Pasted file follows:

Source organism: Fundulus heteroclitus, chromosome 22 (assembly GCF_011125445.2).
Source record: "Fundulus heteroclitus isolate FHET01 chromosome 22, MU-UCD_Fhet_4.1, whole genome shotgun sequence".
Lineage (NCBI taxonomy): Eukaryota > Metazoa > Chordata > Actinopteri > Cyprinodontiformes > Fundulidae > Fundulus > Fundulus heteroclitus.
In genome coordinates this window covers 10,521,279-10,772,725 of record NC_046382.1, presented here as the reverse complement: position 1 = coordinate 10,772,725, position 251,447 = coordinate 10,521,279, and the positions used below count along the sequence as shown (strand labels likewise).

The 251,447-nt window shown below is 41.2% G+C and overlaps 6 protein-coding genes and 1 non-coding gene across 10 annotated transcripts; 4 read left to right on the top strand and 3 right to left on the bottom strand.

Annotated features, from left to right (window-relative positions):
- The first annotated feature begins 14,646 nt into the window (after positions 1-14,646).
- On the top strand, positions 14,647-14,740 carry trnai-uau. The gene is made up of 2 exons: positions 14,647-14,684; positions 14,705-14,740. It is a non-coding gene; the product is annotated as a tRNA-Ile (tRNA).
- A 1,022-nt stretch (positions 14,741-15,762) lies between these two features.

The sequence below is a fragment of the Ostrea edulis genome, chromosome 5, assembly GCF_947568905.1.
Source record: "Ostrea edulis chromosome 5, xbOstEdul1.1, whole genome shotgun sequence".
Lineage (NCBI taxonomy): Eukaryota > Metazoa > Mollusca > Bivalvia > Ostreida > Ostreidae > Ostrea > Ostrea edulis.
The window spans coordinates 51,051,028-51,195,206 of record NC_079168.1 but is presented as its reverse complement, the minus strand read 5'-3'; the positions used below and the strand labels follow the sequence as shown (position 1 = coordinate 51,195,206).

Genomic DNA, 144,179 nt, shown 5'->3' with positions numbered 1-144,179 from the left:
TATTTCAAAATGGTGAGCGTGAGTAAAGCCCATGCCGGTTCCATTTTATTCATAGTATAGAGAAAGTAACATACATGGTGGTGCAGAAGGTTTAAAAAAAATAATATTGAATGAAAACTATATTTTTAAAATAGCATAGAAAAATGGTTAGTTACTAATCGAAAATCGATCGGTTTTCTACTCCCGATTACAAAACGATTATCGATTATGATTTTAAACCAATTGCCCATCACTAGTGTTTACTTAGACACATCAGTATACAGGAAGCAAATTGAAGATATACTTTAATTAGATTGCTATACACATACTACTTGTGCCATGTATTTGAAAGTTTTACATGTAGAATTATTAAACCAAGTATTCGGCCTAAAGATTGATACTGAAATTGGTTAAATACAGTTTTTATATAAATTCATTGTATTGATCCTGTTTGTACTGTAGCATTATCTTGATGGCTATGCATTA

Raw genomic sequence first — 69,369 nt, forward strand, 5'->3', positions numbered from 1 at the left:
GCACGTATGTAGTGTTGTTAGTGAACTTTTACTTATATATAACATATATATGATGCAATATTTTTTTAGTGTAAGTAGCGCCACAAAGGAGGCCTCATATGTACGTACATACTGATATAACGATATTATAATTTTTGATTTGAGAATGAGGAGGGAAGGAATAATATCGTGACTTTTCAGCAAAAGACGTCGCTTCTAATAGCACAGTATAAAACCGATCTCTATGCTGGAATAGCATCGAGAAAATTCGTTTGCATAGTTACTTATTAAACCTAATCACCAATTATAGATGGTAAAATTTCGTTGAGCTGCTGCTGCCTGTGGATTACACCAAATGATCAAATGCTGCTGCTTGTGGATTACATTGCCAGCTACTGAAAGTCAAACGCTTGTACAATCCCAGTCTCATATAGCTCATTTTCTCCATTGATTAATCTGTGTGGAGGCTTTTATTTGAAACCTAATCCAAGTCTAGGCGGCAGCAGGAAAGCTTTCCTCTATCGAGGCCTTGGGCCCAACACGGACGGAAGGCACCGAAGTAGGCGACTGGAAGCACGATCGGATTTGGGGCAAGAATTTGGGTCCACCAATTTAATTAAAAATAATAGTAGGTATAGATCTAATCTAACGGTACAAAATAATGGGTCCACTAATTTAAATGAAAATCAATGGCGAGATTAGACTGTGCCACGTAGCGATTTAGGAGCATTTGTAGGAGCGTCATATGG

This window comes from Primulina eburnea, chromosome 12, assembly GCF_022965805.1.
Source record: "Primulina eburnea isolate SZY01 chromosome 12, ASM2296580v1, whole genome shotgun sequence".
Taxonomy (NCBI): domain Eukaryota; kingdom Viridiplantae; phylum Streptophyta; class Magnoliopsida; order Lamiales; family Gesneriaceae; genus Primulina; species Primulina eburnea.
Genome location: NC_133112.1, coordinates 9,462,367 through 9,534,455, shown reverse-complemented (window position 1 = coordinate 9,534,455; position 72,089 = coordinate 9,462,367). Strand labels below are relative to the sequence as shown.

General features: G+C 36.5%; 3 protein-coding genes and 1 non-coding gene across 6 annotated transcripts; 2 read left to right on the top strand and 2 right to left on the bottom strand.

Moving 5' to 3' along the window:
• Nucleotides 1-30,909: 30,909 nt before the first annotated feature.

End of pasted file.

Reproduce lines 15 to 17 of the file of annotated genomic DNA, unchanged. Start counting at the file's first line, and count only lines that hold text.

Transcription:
TATTTCAAAATGGTGAGCGTGAGTAAAGCCCATGCCGGTTCCATTTTATTCATAGTATAGAGAAAGTAACATACATGGTGGTGCAGAAGGTTTAAAAAAAATAATATTGAATGAAAACTATATTTTTAAAATAGCATAGAAAAATGGTTAGTTACTAATCGAAAATCGATCGGTTTTCTACTCCCGATTACAAAACGATTATCGATTATGATTTTAAACCAATTGCCCATCACTAGTGTTTACTTAGACACATCAGTATACAGGAAGCAAATTGAAGATATACTTTAATTAGATTGCTATACACATACTACTTGTGCCATGTATTTGAAAGTTTTACATGTAGAATTATTAAACCAAGTATTCGGCCTAAAGATTGATACTGAAATTGGTTAAATACAGTTTTTATATAAATTCATTGTATTGATCCTGTTTGTACTGTAGCATTATCTTGATGGCTATGCATTA

Raw genomic sequence first — 69,369 nt, forward strand, 5'->3', positions numbered from 1 at the left:
GCACGTATGTAGTGTTGTTAGTGAACTTTTACTTATATATAACATATATATGATGCAATATTTTTTTAGTGTAAGTAGCGCCACAAAGGAGGCCTCATATGTACGTACATACTGATATAACGATATTATAATTTTTGATTTGAGAATGAGGAGGGAAGGAATAATATCGTGACTTTTCAGCAAAAGACGTCGCTTCTAATAGCACAGTATAAAACCGATCTCTATGCTGGAATAGCATCGAGAAAATTCGTTTGCATAGTTACTTATTAAACCTAATCACCAATTATAGATGGTAAAATTTCGTTGAGCTGCTGCTGCCTGTGGATTACACCAAATGATCAAATGCTGCTGCTTGTGGATTACATTGCCAGCTACTGAAAGTCAAACGCTTGTACAATCCCAGTCTCATATAGCTCATTTTCTCCATTGATTAATCTGTGTGGAGGCTTTTATTTGAAACCTAATCCAAGTCTAGGCGGCAGCAGGAAAGCTTTCCTCTATCGAGGCCTTGGGCCCAACACGGACGGAAGGCACCGAAGTAGGCGACTGGAAGCACGATCGGATTTGGGGCAAGAATTTGGGTCCACCAATTTAATTAAAAATAATAGTAGGTATAGATCTAATCTAACGGTACAAAATAATGGGTCCACTAATTTAAATGAAAATCAATGGCGAGATTAGACTGTGCCACGTAGCGATTTAGGAGCATTTGTAGGAGCGTCATATGG